That spirit was established 45 years ago today but has not been maintained.
May 1 is Law Day in the United States, as it has been since being proclaimed by President Dwight Eisenhower in 1958.
In Minneapolis, the first formal observance of Law Day was in 1964. On Law Day 1968, a remarkable ceremony took place at City Hall in downtown Minneapolis.
A large group of dignitaries, including at least 28 mayors of Hennepin County communities, in addition to members of the County Board and the Minneapolis City Council, gathered at City Hall to hear former Gov. Elmer L. Andersen speak about a Declaration of World Citizenship jointly adopted by Minneapolis and Hennepin County on March 5 of that year.
The United Nations flag was then raised alongside the U.S. flag on what later became the Hennepin County Government Center Plaza.
Gov. Andersen was rightly proud of his speech that day and in 2000 highlighted it in a chapter on world citizenship in his book, “I Trust to Be Believed.”
But 1968 was also a turbulent time in the United States and around the world. Martin Luther King and Robert Kennedy were assassinated; a riotous Democratic National Convention in Chicago doomed Hubert Humphrey’s presidential candidacy. The Soviet Union snuffed out any pretense to freedom in Czechoslovakia. Well more than 500,000 American military personnel were deployed in Vietnam. Our country was divided, and there was scant hope for peace.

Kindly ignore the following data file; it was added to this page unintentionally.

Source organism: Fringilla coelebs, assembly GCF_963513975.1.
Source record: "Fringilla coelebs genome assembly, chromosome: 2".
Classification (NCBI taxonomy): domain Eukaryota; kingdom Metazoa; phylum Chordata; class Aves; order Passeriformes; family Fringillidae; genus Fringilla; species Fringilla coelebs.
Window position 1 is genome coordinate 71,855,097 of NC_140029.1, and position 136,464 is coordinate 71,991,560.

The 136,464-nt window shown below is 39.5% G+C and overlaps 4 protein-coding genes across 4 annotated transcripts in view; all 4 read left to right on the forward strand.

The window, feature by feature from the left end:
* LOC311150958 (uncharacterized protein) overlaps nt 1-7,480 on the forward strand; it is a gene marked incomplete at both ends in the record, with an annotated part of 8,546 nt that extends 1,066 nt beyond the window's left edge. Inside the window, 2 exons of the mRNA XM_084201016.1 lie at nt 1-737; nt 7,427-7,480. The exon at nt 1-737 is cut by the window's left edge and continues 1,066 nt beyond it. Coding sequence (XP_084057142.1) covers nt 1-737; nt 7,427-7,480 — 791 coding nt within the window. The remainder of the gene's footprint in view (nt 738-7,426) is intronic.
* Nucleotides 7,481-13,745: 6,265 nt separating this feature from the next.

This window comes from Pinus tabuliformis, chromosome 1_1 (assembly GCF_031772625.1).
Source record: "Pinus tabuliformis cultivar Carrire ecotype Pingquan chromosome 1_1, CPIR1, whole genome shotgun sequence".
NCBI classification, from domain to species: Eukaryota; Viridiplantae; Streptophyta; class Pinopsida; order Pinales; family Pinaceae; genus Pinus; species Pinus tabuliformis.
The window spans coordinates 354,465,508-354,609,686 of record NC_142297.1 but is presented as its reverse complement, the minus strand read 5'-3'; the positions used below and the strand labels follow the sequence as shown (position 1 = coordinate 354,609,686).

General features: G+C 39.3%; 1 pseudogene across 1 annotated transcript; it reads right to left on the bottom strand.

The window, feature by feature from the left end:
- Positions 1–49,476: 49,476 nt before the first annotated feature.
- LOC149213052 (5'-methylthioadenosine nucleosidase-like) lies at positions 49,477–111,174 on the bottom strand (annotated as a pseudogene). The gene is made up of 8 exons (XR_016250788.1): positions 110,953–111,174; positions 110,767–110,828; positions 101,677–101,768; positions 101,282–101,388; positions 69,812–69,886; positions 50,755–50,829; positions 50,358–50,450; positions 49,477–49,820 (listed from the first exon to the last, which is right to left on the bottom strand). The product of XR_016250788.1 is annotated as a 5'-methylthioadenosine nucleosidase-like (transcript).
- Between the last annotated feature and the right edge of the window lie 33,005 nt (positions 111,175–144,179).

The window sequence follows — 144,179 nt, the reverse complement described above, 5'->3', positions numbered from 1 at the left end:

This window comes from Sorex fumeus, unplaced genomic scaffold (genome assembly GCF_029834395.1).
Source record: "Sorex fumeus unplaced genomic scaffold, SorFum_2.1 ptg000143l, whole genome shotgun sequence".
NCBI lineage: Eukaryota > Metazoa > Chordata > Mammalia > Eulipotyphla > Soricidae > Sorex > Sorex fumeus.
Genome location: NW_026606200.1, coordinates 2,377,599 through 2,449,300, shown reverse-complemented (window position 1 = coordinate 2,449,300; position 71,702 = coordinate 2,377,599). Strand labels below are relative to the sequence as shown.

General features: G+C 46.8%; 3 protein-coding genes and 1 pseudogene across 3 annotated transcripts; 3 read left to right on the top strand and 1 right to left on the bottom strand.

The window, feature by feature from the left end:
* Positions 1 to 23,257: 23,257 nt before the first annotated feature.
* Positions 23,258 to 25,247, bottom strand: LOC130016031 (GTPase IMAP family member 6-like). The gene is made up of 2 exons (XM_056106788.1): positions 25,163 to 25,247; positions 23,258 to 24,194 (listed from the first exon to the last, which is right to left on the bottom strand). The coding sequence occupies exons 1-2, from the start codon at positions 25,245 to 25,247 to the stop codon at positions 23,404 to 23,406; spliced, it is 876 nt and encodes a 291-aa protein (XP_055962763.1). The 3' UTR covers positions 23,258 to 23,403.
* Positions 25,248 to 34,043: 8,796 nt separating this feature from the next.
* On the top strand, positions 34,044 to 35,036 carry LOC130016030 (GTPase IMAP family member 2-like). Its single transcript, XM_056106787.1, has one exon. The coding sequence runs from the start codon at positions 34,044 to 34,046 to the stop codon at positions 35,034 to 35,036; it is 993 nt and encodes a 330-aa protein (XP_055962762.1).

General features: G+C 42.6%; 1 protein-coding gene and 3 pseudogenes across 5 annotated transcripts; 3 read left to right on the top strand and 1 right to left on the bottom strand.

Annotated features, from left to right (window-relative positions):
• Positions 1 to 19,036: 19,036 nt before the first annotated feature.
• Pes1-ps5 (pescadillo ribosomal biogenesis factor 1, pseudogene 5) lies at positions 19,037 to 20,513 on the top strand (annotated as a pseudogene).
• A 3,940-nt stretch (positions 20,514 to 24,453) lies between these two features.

But political leaders in Minneapolis and Hennepin County came together on May 1 to send a different message. The 1968 World Citizenship Declaration, likely the first in the United States, echoed hundreds then circulating worldwide.
It proclaimed “the sovereign right of our citizens to declare that their citizenship responsibilities extend beyond our city and nation. We hereby join with other concerned people of the world in a declaration that we share in this world responsibility and that our citizens are in this sense citizens of the world. We pledge our efforts as world citizens to the establishment of permanent peace based on just world law, and to the use of world resources in the service of man and not for his destruction.”
The United Nations flag was raised alongside the U.S. flag as a symbol of Americans being a part of the world family. There was bipartisan unity in their determination.
The resolution was unanimously endorsed by the County Board and City Council. Three years later, the state also proclaimed our world citizenship.
In his May 1 address in 1968, Andersen quoted Eisenhower: “We see as our goal not a superstate above nations, but a world community embracing them all, rooted in law and justice and enhancing the potentialities and common purposes of all peoples.”
A few Law Day observances continue, but seldom attract much public attention. Yet, we could all benefit this year by taking time to reflect on the importance placed on world citizenship by Minnesota leaders in 1968 and on observing Law Day nationwide.
Joseph E. Schwartzberg is Distinguished International Emeritus Professor at the University of Minnesota and president of the Minnesota chapter of GlobalSolutions.org.
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